In a first step, a validation set was established by a selection of 100 samples among the 393 samples based on the sample distances calculated on five components after a principal component analysis (PCA) of the spectral data. We assumed that these covered the FSP and shrinkage ranges. In a second step, the spectra data from 293 remaining samples were regressed against the FSP, TS and RS, and by means of 5 random cross validation groups, a significant number of Partial Least Squares (PLS) components (rank) was obtained using OPUS Quant 2 software (Bruker) and Unscrambler 9.8 (Camo). This step allowed the pre-processing to be compared and outliers to be detected. Different data treatments were evaluated for the spectral data: first derivative (D1), second derivative (D2), standard normal variate (SNV), detrend (DT), and combinations of all. SNV is a transformation usually applied to spectroscopic data, which centers and scales each individual spectrum (i.e. a sample-oriented standardization). DT is a transformation which seeks to remove non-linear trends in spectroscopic data. Like SNV, it is applied to individual spectra. DT and SNV are often used in combination to reduce multi-collinearity, baseline shift and curvature in spectroscopic data. Derivatives of spectral data are used to remove or suppress low-frequency background noise and global-line variations. Derivatives also provide a resolution enhancement that helps to identify weak peaks that are not apparent in the original spectrum. The PLS models were then used to predict data of the validation set, evaluating their predictive ability. The number of outsiders (samples whose predicted value lies outside the calibration range) and the number of outliers (samples whose Mahalanobis distance is too large, meaning that the similarity of the spectra compared to the calibration spectra is too low) of the models were compared. The quality and the final selection of the models were assessed by: coefficient of determination (R2) from reference values and predicted values by the models, standard error of calibration (SEC) and standard error of cross-validation (SECV). The best results for each pre-treatment considering either the minimum SEC or SECV were noted. When the best models were determined, a validation set (established by random selection from within the batch and not used for the calibration process) was used to test their performances. The performance of models was controlled by the coefficient of determination (R2) from reference values and predicted values obtained by the models and the standard error of prediction (SEP, Eq. (4)). (4)with : estimated value, yp: measured value, n: number of samples in the validation set.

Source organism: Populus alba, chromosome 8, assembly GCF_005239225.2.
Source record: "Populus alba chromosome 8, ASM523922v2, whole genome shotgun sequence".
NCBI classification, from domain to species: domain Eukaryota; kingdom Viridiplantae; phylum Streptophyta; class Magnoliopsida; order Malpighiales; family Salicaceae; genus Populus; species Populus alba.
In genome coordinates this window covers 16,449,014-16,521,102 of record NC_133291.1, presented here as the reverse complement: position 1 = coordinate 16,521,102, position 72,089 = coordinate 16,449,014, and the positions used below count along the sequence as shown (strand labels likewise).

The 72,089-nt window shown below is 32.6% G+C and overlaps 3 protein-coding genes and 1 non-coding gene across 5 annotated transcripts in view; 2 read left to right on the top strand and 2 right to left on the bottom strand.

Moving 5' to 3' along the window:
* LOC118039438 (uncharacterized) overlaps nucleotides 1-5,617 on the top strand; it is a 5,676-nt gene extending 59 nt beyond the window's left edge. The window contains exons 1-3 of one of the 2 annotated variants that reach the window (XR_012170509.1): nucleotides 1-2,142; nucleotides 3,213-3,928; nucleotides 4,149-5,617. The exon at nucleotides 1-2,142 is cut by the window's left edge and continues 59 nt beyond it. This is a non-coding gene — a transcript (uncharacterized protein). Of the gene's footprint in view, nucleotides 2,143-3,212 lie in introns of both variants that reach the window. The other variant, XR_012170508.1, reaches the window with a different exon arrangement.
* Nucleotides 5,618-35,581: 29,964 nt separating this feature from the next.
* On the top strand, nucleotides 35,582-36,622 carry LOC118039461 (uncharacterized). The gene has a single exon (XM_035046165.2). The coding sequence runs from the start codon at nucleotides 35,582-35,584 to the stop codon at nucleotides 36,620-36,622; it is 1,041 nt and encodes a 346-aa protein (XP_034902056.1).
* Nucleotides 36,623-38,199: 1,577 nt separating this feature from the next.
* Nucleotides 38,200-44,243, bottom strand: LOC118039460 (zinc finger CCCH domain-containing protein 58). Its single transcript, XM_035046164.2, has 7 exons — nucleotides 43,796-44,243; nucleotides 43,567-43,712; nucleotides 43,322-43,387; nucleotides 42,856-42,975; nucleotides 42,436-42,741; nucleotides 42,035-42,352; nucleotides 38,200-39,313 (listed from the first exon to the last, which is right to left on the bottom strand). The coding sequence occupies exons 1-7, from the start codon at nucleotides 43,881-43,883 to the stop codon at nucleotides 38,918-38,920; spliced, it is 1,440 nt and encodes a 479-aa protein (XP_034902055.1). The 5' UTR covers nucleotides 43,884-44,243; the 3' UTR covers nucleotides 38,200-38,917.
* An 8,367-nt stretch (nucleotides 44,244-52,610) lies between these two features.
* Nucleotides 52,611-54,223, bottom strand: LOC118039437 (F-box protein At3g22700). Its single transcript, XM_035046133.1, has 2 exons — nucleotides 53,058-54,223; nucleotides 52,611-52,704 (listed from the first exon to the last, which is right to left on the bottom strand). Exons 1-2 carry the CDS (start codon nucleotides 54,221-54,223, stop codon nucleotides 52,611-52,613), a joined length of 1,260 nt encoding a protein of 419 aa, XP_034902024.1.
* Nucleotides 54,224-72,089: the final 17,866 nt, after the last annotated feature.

Models were tested by the Ratio of Performance Deviation (RPD) which is the ratio of the standard error SD (deviation for the reference method values) of sample validation divided by SEP.